The maximum area for transfer would include other parts of Derry, Tryone and Armagh. The entire area would be around two-thirds of Northern Ireland, with a total of 486,000 people (285,000 Catholics and 201,000 non-Catholics).
The cost, including repairing the damage caused in previous violence, and the provision of housing for people who left the remaining area of Northern Ireland, could range from £353m to £873m, though there was a possibility Britain might help pay for it.
Most of the areas transferred would be poorer than the remaining portion of Northern Ireland, which would therefore be more economically viable than an independent state containing the entire six-county area.
Officials were unable to say what the integration of the transferred areas would mean for the Republic's economy, but noted that if repartition was agreed by all sides, without any prior escalation of violence, it would benefit the entire island because it should see the end of existing tensions.
However, if the border had to be redrawn following serious violence and involved substantial population movement, "it could impose a tremendous economic burden".
A Fermanagh hurler has labelled proposals to potentially exclude a number of counties from the Allianz League from 2025 onwards as "a farce".
A recommendation from the GAA's Central Competitions Control Committee, if approved, would see any county with fewer than five adult hurling teams competing solely in the fifth-tier Lory Meagher Cup – meaning the Erne County, Cavan, Leitrim, Longford and Louth would be impacted.
With no league action, their county seasons would be reduced from six months to three with the saved spending, along with additional funding, instead aimed at improving hurling development in those counties.
Fermanagh captain Ryan Bogue, one of the longest serving inter-county hurlers having made his debut off the bench against Cavan in 2006, said he was gobsmacked when he was presented with the document explaining the possible changes.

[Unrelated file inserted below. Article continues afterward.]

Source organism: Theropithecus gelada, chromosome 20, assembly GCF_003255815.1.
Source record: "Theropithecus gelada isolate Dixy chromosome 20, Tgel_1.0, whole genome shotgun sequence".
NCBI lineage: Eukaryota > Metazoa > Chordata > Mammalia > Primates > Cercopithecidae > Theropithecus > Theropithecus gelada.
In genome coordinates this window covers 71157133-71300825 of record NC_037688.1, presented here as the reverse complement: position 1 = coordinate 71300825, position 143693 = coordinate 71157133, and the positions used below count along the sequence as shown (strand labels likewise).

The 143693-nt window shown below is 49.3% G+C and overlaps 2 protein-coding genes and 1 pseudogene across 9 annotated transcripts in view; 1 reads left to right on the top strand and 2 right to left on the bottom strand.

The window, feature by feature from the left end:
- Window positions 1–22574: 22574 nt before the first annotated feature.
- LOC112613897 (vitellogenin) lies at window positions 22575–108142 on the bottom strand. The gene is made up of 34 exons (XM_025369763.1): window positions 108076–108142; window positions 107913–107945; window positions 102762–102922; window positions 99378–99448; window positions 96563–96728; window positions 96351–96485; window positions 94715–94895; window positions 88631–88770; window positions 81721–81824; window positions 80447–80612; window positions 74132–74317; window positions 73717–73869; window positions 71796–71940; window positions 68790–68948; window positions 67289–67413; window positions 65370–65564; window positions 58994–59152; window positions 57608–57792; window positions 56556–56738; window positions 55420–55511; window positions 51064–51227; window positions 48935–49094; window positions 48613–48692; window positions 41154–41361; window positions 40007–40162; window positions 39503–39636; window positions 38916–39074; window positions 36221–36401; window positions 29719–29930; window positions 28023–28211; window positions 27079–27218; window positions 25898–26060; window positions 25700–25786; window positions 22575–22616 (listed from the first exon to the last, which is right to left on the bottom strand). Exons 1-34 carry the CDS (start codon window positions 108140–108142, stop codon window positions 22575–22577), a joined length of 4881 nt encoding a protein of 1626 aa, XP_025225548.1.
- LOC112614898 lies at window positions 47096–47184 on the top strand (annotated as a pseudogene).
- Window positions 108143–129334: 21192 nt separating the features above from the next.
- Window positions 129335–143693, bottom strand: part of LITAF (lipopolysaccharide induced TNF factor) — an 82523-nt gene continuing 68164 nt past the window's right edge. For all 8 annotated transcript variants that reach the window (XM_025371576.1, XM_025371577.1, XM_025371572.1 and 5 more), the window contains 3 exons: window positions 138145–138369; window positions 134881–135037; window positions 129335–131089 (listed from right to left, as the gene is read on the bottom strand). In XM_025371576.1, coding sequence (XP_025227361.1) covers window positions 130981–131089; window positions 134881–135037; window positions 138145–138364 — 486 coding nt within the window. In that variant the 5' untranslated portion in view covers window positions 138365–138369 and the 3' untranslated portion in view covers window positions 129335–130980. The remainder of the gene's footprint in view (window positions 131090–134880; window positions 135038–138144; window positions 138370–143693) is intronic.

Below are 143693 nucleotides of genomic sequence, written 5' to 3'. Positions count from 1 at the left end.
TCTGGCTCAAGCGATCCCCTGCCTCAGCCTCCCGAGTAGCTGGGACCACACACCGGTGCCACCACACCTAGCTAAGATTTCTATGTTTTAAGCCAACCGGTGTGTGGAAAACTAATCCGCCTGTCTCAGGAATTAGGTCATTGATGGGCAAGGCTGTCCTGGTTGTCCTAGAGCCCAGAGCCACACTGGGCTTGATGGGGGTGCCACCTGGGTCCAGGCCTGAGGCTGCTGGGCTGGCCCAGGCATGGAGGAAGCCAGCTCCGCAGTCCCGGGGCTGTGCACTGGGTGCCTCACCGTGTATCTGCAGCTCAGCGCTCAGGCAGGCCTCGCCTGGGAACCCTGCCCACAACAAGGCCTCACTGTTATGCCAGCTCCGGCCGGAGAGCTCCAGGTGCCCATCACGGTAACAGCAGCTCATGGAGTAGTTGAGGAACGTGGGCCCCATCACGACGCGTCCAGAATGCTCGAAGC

"The whole thing seems to be made up and pulled out of the sky with no consideration put into it at all," he told RTÉ Sport.
"I wouldn't say I would be overly surprised. Over the last six, seven years, the treatment of hurling in counties like our own has definitely improved but previous to that you were always obviously second best in terms of privileges.
"I thought we had got past that but this is just back to that. Our county board is great, anything we want, we get, but this is coming from the top.
The NI legacy Bill has passed the final legislative stage in Westminster thanks to the Tory majority. The Bill proposes an effective offer of immunity from prosecution for perpetrators of crimes during the Troubles who co-operate with a truth-recovery body. It would also halt future civil cases and inquests linked to killings during the conflict.
Someone interviewed on RTE said that this alone will not fix the problem. Most of the risk lies on these roads and there are many dangerous features such as unmarked junctions, very sharp corners and agricultural machinery use. This all has to be addressed.
The 2 Tipperary crashes happened on secondary roads.
Fulham sold Mitrovic, age 28, to al Hilal. Other foreigners at the club include a Canadian goalie, Koulibaly, Neymar (where did it all go wrong, Neymar?) , a journeyman South Korean, Milinkovic (ex Lazio) , Neves, and a Brazilian called Malcolm.